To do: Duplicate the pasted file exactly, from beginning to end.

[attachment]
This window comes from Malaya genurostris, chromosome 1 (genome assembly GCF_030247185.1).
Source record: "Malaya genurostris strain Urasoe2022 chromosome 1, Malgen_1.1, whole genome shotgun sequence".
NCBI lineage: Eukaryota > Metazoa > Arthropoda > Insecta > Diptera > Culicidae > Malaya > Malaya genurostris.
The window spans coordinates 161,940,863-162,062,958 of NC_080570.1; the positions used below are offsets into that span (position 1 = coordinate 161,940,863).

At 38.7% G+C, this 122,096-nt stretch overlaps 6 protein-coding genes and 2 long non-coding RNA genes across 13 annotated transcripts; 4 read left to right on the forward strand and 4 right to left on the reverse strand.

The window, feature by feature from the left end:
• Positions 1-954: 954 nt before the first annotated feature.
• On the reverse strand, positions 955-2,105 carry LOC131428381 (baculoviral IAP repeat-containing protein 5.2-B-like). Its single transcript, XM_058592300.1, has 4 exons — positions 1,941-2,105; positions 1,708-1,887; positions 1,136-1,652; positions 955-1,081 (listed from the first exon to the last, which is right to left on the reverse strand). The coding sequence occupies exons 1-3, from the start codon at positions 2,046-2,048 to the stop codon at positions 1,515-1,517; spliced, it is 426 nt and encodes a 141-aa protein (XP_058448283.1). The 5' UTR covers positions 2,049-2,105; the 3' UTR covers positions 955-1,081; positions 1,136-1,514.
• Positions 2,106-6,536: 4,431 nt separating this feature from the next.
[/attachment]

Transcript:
This window comes from Malaya genurostris, chromosome 1 (genome assembly GCF_030247185.1).
Source record: "Malaya genurostris strain Urasoe2022 chromosome 1, Malgen_1.1, whole genome shotgun sequence".
NCBI lineage: Eukaryota > Metazoa > Arthropoda > Insecta > Diptera > Culicidae > Malaya > Malaya genurostris.
The window spans coordinates 161,940,863-162,062,958 of NC_080570.1; the positions used below are offsets into that span (position 1 = coordinate 161,940,863).

At 38.7% G+C, this 122,096-nt stretch overlaps 6 protein-coding genes and 2 long non-coding RNA genes across 13 annotated transcripts; 4 read left to right on the forward strand and 4 right to left on the reverse strand.

The window, feature by feature from the left end:
• Positions 1-954: 954 nt before the first annotated feature.
• On the reverse strand, positions 955-2,105 carry LOC131428381 (baculoviral IAP repeat-containing protein 5.2-B-like). Its single transcript, XM_058592300.1, has 4 exons — positions 1,941-2,105; positions 1,708-1,887; positions 1,136-1,652; positions 955-1,081 (listed from the first exon to the last, which is right to left on the reverse strand). The coding sequence occupies exons 1-3, from the start codon at positions 2,046-2,048 to the stop codon at positions 1,515-1,517; spliced, it is 426 nt and encodes a 141-aa protein (XP_058448283.1). The 5' UTR covers positions 2,049-2,105; the 3' UTR covers positions 955-1,081; positions 1,136-1,514.
• Positions 2,106-6,536: 4,431 nt separating this feature from the next.